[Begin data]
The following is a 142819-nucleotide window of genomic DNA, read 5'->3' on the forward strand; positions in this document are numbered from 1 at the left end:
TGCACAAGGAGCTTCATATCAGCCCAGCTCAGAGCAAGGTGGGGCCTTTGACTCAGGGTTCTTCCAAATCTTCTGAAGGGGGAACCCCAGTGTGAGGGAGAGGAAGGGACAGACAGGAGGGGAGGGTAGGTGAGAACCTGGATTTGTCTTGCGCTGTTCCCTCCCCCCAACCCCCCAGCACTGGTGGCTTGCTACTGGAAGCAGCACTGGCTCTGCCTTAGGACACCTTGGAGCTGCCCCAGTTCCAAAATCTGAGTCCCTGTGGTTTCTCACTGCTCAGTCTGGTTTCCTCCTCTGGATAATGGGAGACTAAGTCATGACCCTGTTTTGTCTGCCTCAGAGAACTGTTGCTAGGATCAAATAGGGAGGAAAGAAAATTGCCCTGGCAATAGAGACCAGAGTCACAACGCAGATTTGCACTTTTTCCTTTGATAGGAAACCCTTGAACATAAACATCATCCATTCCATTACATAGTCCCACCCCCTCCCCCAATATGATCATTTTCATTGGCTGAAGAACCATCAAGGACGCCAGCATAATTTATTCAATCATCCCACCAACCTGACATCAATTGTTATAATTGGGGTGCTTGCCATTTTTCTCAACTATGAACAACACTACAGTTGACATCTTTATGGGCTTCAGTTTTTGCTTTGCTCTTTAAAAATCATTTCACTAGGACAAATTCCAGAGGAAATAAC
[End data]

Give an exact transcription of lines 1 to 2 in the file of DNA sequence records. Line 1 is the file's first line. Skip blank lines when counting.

The following is a 142819-nucleotide window of genomic DNA, read 5'->3' on the forward strand; positions in this document are numbered from 1 at the left end:
TGCACAAGGAGCTTCATATCAGCCCAGCTCAGAGCAAGGTGGGGCCTTTGACTCAGGGTTCTTCCAAATCTTCTGAAGGGGGAACCCCAGTGTGAGGGAGAGGAAGGGACAGACAGGAGGGGAGGGTAGGTGAGAACCTGGATTTGTCTTGCGCTGTTCCCTCCCCCCAACCCCCCAGCACTGGTGGCTTGCTACTGGAAGCAGCACTGGCTCTGCCTTAGGACACCTTGGAGCTGCCCCAGTTCCAAAATCTGAGTCCCTGTGGTTTCTCACTGCTCAGTCTGGTTTCCTCCTCTGGATAATGGGAGACTAAGTCATGACCCTGTTTTGTCTGCCTCAGAGAACTGTTGCTAGGATCAAATAGGGAGGAAAGAAAATTGCCCTGGCAATAGAGACCAGAGTCACAACGCAGATTTGCACTTTTTCCTTTGATAGGAAACCCTTGAACATAAACATCATCCATTCCATTACATAGTCCCACCCCCTCCCCCAATATGATCATTTTCATTGGCTGAAGAACCATCAAGGACGCCAGCATAATTTATTCAATCATCCCACCAACCTGACATCAATTGTTATAATTGGGGTGCTTGCCATTTTTCTCAACTATGAACAACACTACAGTTGACATCTTTATGGGCTTCAGTTTTTGCTTTGCTCTTTAAAAATCATTTCACTAGGACAAATTCCAGAGGAAATAAC